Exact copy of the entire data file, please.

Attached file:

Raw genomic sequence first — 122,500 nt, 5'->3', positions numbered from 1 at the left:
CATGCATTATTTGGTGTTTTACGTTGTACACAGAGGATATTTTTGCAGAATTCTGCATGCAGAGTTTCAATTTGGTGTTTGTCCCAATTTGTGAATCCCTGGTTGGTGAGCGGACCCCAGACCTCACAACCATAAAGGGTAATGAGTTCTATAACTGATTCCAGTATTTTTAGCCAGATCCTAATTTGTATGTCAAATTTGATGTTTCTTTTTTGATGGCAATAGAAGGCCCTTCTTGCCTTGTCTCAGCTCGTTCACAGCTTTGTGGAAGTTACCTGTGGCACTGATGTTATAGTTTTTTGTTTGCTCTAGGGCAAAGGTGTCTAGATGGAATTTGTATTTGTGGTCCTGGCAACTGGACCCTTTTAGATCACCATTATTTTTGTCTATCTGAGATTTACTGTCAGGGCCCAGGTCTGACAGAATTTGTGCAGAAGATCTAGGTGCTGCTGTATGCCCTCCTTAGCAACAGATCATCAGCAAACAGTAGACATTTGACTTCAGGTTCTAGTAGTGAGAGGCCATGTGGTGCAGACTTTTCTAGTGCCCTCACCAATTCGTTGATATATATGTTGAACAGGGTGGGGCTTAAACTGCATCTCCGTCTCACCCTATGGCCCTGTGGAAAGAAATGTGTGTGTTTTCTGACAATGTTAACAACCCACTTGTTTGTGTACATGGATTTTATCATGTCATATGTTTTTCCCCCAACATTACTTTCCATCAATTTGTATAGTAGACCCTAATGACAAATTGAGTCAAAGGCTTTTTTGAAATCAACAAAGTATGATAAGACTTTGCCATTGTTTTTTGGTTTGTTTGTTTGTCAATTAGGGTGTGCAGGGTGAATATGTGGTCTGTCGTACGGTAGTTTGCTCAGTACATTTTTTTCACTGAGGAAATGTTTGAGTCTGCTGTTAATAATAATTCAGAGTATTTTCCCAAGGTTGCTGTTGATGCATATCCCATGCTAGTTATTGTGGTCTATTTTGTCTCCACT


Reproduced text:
Raw genomic sequence first — 122,500 nt, 5'->3', positions numbered from 1 at the left:
CATGCATTATTTGGTGTTTTACGTTGTACACAGAGGATATTTTTGCAGAATTCTGCATGCAGAGTTTCAATTTGGTGTTTGTCCCAATTTGTGAATCCCTGGTTGGTGAGCGGACCCCAGACCTCACAACCATAAAGGGTAATGAGTTCTATAACTGATTCCAGTATTTTTAGCCAGATCCTAATTTGTATGTCAAATTTGATGTTTCTTTTTTGATGGCAATAGAAGGCCCTTCTTGCCTTGTCTCAGCTCGTTCACAGCTTTGTGGAAGTTACCTGTGGCACTGATGTTATAGTTTTTTGTTTGCTCTAGGGCAAAGGTGTCTAGATGGAATTTGTATTTGTGGTCCTGGCAACTGGACCCTTTTAGATCACCATTATTTTTGTCTATCTGAGATTTACTGTCAGGGCCCAGGTCTGACAGAATTTGTGCAGAAGATCTAGGTGCTGCTGTATGCCCTCCTTAGCAACAGATCATCAGCAAACAGTAGACATTTGACTTCAGGTTCTAGTAGTGAGAGGCCATGTGGTGCAGACTTTTCTAGTGCCCTCACCAATTCGTTGATATATATGTTGAACAGGGTGGGGCTTAAACTGCATCTCCGTCTCACCCTATGGCCCTGTGGAAAGAAATGTGTGTGTTTTCTGACAATGTTAACAACCCACTTGTTTGTGTACATGGATTTTATCATGTCATATGTTTTTCCCCCAACATTACTTTCCATCAATTTGTATAGTAGACCCTAATGACAAATTGAGTCAAAGGCTTTTTTGAAATCAACAAAGTATGATAAGACTTTGCCATTGTTTTTTGGTTTGTTTGTTTGTCAATTAGGGTGTGCAGGGTGAATATGTGGTCTGTCGTACGGTAGTTTGCTCAGTACATTTTTTTCACTGAGGAAATGTTTGAGTCTGCTGTTAATAATAATTCAGAGTATTTTCCCAAGGTTGCTGTTGATGCATATCCCATGCTAGTTATTGTGGTCTATTTTGTCTCCACT